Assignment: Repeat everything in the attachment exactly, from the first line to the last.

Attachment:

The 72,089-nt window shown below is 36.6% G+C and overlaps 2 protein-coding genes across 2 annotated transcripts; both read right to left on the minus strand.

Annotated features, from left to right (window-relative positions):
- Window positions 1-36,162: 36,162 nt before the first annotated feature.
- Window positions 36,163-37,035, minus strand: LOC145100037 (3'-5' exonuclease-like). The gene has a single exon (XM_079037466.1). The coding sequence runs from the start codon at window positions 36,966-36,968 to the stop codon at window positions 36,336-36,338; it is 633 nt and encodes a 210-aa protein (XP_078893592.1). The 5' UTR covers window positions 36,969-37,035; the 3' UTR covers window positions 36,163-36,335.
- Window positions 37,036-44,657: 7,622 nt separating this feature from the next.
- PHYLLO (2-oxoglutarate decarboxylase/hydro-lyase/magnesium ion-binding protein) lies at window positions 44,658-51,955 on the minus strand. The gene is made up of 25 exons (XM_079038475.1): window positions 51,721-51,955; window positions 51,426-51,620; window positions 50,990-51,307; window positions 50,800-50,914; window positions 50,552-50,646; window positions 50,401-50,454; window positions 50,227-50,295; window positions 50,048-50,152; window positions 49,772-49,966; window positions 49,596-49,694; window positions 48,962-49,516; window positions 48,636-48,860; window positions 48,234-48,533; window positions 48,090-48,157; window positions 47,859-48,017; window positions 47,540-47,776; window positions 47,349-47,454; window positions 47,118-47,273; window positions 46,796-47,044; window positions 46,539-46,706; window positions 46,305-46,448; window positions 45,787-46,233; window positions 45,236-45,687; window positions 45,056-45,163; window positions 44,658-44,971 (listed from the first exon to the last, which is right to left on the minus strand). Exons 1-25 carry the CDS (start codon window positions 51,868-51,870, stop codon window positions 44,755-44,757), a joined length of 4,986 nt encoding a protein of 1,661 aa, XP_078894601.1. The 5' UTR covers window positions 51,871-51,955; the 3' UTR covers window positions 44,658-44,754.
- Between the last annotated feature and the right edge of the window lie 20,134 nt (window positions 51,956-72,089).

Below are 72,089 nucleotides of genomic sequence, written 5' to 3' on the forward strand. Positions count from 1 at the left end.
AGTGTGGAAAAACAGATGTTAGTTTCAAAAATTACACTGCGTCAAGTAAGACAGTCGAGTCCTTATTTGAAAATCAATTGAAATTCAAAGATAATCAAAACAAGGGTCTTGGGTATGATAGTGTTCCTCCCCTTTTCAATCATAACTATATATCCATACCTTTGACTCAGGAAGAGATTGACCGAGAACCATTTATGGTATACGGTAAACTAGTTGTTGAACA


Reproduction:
The 72,089-nt window shown below is 36.6% G+C and overlaps 2 protein-coding genes across 2 annotated transcripts; both read right to left on the minus strand.

Annotated features, from left to right (window-relative positions):
- Window positions 1-36,162: 36,162 nt before the first annotated feature.
- Window positions 36,163-37,035, minus strand: LOC145100037 (3'-5' exonuclease-like). The gene has a single exon (XM_079037466.1). The coding sequence runs from the start codon at window positions 36,966-36,968 to the stop codon at window positions 36,336-36,338; it is 633 nt and encodes a 210-aa protein (XP_078893592.1). The 5' UTR covers window positions 36,969-37,035; the 3' UTR covers window positions 36,163-36,335.
- Window positions 37,036-44,657: 7,622 nt separating this feature from the next.
- PHYLLO (2-oxoglutarate decarboxylase/hydro-lyase/magnesium ion-binding protein) lies at window positions 44,658-51,955 on the minus strand. The gene is made up of 25 exons (XM_079038475.1): window positions 51,721-51,955; window positions 51,426-51,620; window positions 50,990-51,307; window positions 50,800-50,914; window positions 50,552-50,646; window positions 50,401-50,454; window positions 50,227-50,295; window positions 50,048-50,152; window positions 49,772-49,966; window positions 49,596-49,694; window positions 48,962-49,516; window positions 48,636-48,860; window positions 48,234-48,533; window positions 48,090-48,157; window positions 47,859-48,017; window positions 47,540-47,776; window positions 47,349-47,454; window positions 47,118-47,273; window positions 46,796-47,044; window positions 46,539-46,706; window positions 46,305-46,448; window positions 45,787-46,233; window positions 45,236-45,687; window positions 45,056-45,163; window positions 44,658-44,971 (listed from the first exon to the last, which is right to left on the minus strand). Exons 1-25 carry the CDS (start codon window positions 51,868-51,870, stop codon window positions 44,755-44,757), a joined length of 4,986 nt encoding a protein of 1,661 aa, XP_078894601.1. The 5' UTR covers window positions 51,871-51,955; the 3' UTR covers window positions 44,658-44,754.
- Between the last annotated feature and the right edge of the window lie 20,134 nt (window positions 51,956-72,089).

Below are 72,089 nucleotides of genomic sequence, written 5' to 3' on the forward strand. Positions count from 1 at the left end.
AGTGTGGAAAAACAGATGTTAGTTTCAAAAATTACACTGCGTCAAGTAAGACAGTCGAGTCCTTATTTGAAAATCAATTGAAATTCAAAGATAATCAAAACAAGGGTCTTGGGTATGATAGTGTTCCTCCCCTTTTCAATCATAACTATATATCCATACCTTTGACTCAGGAAGAGATTGACCGAGAACCATTTATGGTATACGGTAAACTAGTTGTTGAACA